[wp-hackers] WordPress <= 2.8.5 Unrestricted File Upload Arbitrary PHP Code Execution

Otto otto at ottodestruct.com
Thu Nov 12 16:43:23 UTC 2009

I don't have access to any hosts that have this issue. I tried the
ones I use, and have yet to find one that will execute *.php.jpg from
a web request.

If it's an Apache problem, then somebody should be able to tell me how
to configure Apache to do it. I can't figure it out.

I can confirm that simply turning on MultiViews doesn't create an
exploitable system. There's some more configuration to make it happen.

A default Apache and PHP installation, with no extreme changes to
them, is NOT vulnerable.


On Thu, Nov 12, 2009 at 10:40 AM, Ken Newman <Ken at adcstudio.com> wrote:
> I have replicated this behavior, as in executed info.php.jpg on a server
> running from a popular hosting company. (Is it appropriate to list hosts
> here?) I figured out which host to test from the previous message from Lynne
> Pope, :
> I just learned that Multiviews are enabled by default and that this is the
> config for WHM/cPanel servers.
> So I went to a client's site (one of our only clients with a cPanel host;
> going to switch them to our normal host soon.) and tested it. I was
> surprised that it worked on such a popular host.
> If you want to test this out, Dave Jones or Otto, you'll probably have to
> use a host with WHM/cPanel.
> On 11/12/2009 11:25 AM, Dave Jones wrote:
>> I'm slightly confused since I thought the exploit allowed arbitrary
>> execution of PHP on the server.  This is much worse than a XSS Javascript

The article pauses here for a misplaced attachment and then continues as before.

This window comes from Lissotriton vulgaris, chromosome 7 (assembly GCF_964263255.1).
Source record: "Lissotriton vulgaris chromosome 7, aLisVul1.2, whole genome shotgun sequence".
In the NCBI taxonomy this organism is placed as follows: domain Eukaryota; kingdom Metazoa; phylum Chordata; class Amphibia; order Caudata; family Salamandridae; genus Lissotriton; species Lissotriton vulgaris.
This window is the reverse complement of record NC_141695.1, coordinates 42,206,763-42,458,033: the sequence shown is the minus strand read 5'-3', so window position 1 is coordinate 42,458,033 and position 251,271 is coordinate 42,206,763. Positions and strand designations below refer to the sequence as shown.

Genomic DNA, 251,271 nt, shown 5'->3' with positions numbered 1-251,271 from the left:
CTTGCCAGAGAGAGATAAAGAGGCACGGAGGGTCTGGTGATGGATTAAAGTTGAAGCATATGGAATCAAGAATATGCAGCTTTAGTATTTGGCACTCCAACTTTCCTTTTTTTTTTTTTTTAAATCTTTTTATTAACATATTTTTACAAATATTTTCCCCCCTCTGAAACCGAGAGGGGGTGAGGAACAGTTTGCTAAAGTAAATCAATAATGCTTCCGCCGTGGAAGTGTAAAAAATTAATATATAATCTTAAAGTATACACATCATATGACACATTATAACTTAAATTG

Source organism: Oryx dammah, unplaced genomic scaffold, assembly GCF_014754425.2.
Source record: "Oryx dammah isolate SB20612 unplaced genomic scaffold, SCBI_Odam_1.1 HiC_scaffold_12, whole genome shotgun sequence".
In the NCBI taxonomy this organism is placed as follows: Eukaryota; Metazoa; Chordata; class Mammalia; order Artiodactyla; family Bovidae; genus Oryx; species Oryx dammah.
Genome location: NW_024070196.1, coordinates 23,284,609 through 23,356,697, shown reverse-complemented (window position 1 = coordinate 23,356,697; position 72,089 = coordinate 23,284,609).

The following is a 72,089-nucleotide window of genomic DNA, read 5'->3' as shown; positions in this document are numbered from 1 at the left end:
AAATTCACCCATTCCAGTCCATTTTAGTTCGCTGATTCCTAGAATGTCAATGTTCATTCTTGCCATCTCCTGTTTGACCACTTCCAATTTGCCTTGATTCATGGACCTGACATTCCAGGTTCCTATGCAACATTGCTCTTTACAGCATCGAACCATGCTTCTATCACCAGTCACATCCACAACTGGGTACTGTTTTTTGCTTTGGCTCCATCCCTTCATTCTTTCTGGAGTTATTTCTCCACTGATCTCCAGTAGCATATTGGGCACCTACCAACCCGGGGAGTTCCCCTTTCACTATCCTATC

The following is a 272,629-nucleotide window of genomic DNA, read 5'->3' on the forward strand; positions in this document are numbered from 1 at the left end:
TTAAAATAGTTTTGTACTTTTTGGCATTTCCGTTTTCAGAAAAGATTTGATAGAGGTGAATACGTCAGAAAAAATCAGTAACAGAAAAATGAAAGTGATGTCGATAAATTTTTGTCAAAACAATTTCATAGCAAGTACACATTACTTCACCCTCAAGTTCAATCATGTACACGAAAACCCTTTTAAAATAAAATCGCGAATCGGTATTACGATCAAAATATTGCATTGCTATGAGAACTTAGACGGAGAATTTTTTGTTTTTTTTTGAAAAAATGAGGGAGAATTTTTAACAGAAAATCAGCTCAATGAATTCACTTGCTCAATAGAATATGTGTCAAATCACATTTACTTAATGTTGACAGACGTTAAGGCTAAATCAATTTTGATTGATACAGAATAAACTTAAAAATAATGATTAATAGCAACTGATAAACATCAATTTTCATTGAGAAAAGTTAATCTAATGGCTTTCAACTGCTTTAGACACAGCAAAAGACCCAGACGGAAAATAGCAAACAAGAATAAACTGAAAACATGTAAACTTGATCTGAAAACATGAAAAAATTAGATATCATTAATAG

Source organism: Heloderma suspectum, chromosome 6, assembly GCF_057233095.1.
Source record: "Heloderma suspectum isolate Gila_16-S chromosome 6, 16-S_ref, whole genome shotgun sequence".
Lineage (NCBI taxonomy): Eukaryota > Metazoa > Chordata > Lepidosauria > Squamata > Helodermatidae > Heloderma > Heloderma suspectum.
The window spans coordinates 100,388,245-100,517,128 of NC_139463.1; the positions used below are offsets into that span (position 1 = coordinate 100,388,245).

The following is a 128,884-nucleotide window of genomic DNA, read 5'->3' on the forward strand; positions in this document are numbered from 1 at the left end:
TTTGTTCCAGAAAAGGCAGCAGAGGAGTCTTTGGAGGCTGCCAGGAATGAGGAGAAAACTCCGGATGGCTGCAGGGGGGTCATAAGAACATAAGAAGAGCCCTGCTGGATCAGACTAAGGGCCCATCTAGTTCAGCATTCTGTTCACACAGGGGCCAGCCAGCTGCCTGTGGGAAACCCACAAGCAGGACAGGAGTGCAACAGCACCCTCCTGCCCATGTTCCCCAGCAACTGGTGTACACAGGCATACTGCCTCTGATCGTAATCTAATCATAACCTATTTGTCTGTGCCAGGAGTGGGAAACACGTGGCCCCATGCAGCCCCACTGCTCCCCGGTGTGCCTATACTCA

>> exploit since PHP could potentially send spam emails, execute a DDOS attack,
>> delete your public_html directory from the server or whatever.
>> i have no doubt that fixing this exploit is a good thing, however I feel
>> it slightly misses the point.  That said, I have been unable to replicate
>> this exploit in the wild, even with Options +MultiVIews.
>> This is clearly and Apache/mis-configuration issue and if fixed in WP will
>> remain unfixed in countless other web applications.  It would be far better
>> to ensure your host correctly configures Apache and doesn't leave security
>> holes in the server, or move to a host that does!
>> Dave Jones
>> www.technicacreative.co.uk
>> On 12 Nov 2009, at 16:18, Jacob Santos wrote:
>>> Okay, good news, we've fixed the extension exploit and then will have to
>>> wait another 6 to 8 months while another XSS attack shows up about people
>>> adding images executing JavaScript on their servers (which isn't completely
>>> bad since most / all administrative tasks requires a nonce).
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